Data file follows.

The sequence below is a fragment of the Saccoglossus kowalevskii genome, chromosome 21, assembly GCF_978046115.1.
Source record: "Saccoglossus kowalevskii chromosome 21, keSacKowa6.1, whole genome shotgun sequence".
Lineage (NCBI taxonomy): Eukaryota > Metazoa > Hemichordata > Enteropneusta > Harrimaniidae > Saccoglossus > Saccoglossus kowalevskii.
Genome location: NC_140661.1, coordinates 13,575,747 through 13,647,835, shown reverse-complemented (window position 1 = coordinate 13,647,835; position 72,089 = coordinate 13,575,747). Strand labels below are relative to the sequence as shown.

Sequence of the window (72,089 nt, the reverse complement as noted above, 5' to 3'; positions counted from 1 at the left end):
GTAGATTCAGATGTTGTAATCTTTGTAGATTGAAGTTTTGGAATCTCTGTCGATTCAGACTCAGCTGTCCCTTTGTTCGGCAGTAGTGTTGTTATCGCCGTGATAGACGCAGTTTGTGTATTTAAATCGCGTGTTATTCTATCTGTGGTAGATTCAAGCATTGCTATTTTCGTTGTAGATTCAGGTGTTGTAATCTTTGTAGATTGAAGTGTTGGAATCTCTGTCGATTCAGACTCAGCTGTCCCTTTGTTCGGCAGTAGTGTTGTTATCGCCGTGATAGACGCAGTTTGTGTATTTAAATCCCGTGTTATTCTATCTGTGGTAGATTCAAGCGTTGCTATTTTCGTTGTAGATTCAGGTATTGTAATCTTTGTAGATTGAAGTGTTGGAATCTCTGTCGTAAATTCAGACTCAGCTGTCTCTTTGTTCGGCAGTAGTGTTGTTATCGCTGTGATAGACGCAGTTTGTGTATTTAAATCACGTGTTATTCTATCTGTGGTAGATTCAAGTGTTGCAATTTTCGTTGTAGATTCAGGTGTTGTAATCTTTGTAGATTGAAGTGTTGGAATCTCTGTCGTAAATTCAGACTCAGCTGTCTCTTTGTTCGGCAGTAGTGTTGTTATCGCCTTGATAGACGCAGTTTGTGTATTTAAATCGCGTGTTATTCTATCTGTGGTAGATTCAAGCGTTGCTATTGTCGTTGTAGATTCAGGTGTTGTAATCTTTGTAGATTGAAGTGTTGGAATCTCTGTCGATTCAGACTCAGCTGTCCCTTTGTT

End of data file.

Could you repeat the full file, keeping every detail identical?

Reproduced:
The sequence below is a fragment of the Saccoglossus kowalevskii genome, chromosome 21, assembly GCF_978046115.1.
Source record: "Saccoglossus kowalevskii chromosome 21, keSacKowa6.1, whole genome shotgun sequence".
Lineage (NCBI taxonomy): Eukaryota > Metazoa > Hemichordata > Enteropneusta > Harrimaniidae > Saccoglossus > Saccoglossus kowalevskii.
Genome location: NC_140661.1, coordinates 13,575,747 through 13,647,835, shown reverse-complemented (window position 1 = coordinate 13,647,835; position 72,089 = coordinate 13,575,747). Strand labels below are relative to the sequence as shown.

Sequence of the window (72,089 nt, the reverse complement as noted above, 5' to 3'; positions counted from 1 at the left end):
GTAGATTCAGATGTTGTAATCTTTGTAGATTGAAGTTTTGGAATCTCTGTCGATTCAGACTCAGCTGTCCCTTTGTTCGGCAGTAGTGTTGTTATCGCCGTGATAGACGCAGTTTGTGTATTTAAATCGCGTGTTATTCTATCTGTGGTAGATTCAAGCATTGCTATTTTCGTTGTAGATTCAGGTGTTGTAATCTTTGTAGATTGAAGTGTTGGAATCTCTGTCGATTCAGACTCAGCTGTCCCTTTGTTCGGCAGTAGTGTTGTTATCGCCGTGATAGACGCAGTTTGTGTATTTAAATCCCGTGTTATTCTATCTGTGGTAGATTCAAGCGTTGCTATTTTCGTTGTAGATTCAGGTATTGTAATCTTTGTAGATTGAAGTGTTGGAATCTCTGTCGTAAATTCAGACTCAGCTGTCTCTTTGTTCGGCAGTAGTGTTGTTATCGCTGTGATAGACGCAGTTTGTGTATTTAAATCACGTGTTATTCTATCTGTGGTAGATTCAAGTGTTGCAATTTTCGTTGTAGATTCAGGTGTTGTAATCTTTGTAGATTGAAGTGTTGGAATCTCTGTCGTAAATTCAGACTCAGCTGTCTCTTTGTTCGGCAGTAGTGTTGTTATCGCCTTGATAGACGCAGTTTGTGTATTTAAATCGCGTGTTATTCTATCTGTGGTAGATTCAAGCGTTGCTATTGTCGTTGTAGATTCAGGTGTTGTAATCTTTGTAGATTGAAGTGTTGGAATCTCTGTCGATTCAGACTCAGCTGTCCCTTTGTT